Total Population, Canada’s Provinces and Territories, 2006, 2011
by William Warren Munroe, November 5, 2013

Is Canada "firmly in the grip of a westward shift in population power" as announced in a newspaper with nation wide distribution, the National Post. This assertion was made with reference to the most recent census of population from Statistics Canada.

A closer look at the change in the proportion of population residing in the western provinces shows that shift to be about one half of one percent. Also, Central Canada's (Ontario and Quebec) population increase was higher than all the western provinces combined.

The following chart provides a comparison of the number of people residing in Canada's Provinces and Territories.

Figure 1. Total Population, Canada’s Provinces and Territories, 2006, 2011

The bar chart shows that Ontario continues to maintain the largest portion of Canada's population, followed by Quebec, then the western provinces, the eastern provinces, and the northern territories.

The table also shows Ontario received the largest number of people between 2006 and 2011, followed by Quebec, Alberta, then BC.

Although, the population growth in the west was highlighted by the National Post:

"Canada ... remains firmly in the grip of a westward shift in population power" (National Post, February 8, 2012)1

Central Canada (Ontario and Quebec) had a higher increase in population than all western provinces combined.

Together, Quebec and Ontario were home to over 20 million people in 2011, with an increase of just over 1 million people since the 2006 census.

The increase in population for all western provinces - Manitoba, Saskatchewan, Alberta and British Columbia, when added together, was ~ 3/4 of a million people.

Ontario's increase (nearly 700,000) was almost twice that of Alberta (just over 350,000).

Nonetheless, while the actual number of people increased more in Central Canada, the west did gain a marginal incease in the proportion of Canada's total population, rising from 30.12% to 30.73% (of Canada's total population) an increase of just over 1/2 percent at 0.61%.

Central Canada's portion of Canada's total population declined from 62.34% in 2006 to 62.00% of Canada's total population - a decline of one third of one percent, or - 0.34%.

Perhaps the journalistic/ media/ entertainment oriented statement in the Natioinal Post would more accurately be phrased:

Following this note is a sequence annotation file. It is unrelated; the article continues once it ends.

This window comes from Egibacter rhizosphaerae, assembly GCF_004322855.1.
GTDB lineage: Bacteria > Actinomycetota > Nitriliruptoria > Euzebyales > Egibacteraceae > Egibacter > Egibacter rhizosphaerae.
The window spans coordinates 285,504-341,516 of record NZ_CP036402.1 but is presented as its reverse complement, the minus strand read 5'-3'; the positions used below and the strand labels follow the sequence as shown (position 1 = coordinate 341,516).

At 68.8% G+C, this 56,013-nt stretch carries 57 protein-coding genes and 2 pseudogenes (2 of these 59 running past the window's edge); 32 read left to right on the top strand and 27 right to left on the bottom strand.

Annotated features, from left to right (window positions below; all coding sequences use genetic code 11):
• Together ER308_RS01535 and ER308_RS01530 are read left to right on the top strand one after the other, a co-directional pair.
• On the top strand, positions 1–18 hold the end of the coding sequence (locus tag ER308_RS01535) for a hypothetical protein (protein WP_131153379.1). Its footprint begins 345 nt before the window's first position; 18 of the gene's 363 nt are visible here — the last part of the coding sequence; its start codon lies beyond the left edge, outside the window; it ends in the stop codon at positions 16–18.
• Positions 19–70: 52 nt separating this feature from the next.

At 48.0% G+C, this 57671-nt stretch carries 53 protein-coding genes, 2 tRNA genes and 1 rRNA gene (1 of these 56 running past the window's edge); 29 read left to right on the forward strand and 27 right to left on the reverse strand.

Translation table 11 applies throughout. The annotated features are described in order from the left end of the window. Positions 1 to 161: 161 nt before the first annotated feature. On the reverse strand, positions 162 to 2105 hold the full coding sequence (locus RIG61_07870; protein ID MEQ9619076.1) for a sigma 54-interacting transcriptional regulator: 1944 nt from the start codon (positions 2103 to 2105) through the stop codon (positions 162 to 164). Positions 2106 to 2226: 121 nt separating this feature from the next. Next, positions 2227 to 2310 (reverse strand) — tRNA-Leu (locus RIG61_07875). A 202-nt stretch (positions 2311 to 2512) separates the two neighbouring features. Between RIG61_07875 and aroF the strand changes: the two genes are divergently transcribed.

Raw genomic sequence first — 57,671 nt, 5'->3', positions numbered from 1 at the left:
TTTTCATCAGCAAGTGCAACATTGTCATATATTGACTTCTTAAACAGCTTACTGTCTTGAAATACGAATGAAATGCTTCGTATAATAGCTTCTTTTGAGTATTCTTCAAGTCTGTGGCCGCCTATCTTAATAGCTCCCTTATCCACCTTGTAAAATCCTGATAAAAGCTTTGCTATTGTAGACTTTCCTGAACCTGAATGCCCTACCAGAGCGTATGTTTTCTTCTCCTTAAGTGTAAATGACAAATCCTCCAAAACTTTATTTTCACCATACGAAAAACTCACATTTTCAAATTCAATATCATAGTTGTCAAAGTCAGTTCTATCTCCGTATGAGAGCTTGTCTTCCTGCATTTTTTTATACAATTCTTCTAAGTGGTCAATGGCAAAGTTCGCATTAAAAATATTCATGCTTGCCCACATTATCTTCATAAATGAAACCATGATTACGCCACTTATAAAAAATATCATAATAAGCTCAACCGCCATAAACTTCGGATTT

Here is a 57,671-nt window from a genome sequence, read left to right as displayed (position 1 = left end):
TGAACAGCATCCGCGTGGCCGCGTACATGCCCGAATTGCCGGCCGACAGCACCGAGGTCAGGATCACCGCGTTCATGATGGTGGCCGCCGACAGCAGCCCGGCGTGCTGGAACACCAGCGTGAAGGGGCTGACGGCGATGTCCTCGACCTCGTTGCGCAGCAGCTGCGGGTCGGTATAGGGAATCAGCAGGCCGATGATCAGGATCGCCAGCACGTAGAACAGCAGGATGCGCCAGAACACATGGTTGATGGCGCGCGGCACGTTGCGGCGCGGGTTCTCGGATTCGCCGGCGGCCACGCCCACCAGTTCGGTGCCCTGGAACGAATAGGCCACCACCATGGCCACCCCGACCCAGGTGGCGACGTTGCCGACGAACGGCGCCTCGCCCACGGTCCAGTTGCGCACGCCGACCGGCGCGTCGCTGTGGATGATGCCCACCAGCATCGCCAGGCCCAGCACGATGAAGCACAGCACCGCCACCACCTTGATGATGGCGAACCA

"Canada ... remains firmly in the grip of less than one percent (0.6%) westward shift in population power".

Perhaps a clearer statement, would read:

"the western province's portion of Canada's total population increased just over one half of one percent (0.61%)".

When speaking about population change in terms of growth rates, the size of the total population is important to consider. For example, Canada may have had the largest % increase of any of the industrialized G8 nations :

"Canada's population increased at a faster rate than the population of any other member of the G8 group of industrialized nations between 2006 and 2011." (Statistics Canada, referring to the 2011 census results, February 8, 2012)2

However, Canada has the smallest total population of any of the industrialized G8 nations. Related reading G8 Nations Population Projections

Another example of the limits to percent, or rates, as a way of describing change is to consider the increase in population for the Yukon Territory (~34,000 total population) with 12% growth (~3,500 increase), marginally higher than Alberta (~3,650,000 total population) at 11% growth (~355,000 increase).

In other words, Alberta came second in Canada in percent growth even though it's actual increase (rather than percent increase) was 100 times greater than the Yukon.

Why was the Yukon's growth (rate) higher than Alberta? Due to the Yukon's high number of additional people in 2011 relative to the Yukon's lower total 2006 population.

On the other hand, just under 700,000 more people added to the already 12.2 million people residing in Ontatio resulting in under 5% growth.

Nonetheless, rates of change relative to the existing population do provide important insights.

May I suggest, the actual numbers and percent change accompany each other. Indeed, when population change is being discussed, whether at a town hall meeting, in a tax-funded study, in newspapers, make sure that both the actual numbers (aka: absolute) and percent change (aka: nominal) are provided. If they are not there, find alternatives for demographic information sources, like this website, and Happy Analysis!

Adapted from Statistics Canada, 2011 Census of Population, by W. W. Munroe, WM Population Analysis.

Statistics Canada. 2012. Population and dwelling counts, for Canada, provinces and territories, 2011 and 2006 censuses (table). Population and Dwelling Count Highlight Tables. 2011 Census.

Statistics Canada Catalogue no. 98-310-XWE2011002. Released February 8, 2012.

1A newspaper with nation wide distribution, the National Post, contained the following statements "Canada Census 2011: Canada leads G8 in growth, population hits 33.5 million ... a country that remains firmly in the grip of a westward shift in population power" (February 8, 2012),

2The Daily, 2011 Census: Population and dwelling counts, Wednesday, February 8, 2012

Back to Top

Website content, code, and design by W.W. Munroe. Copyright ©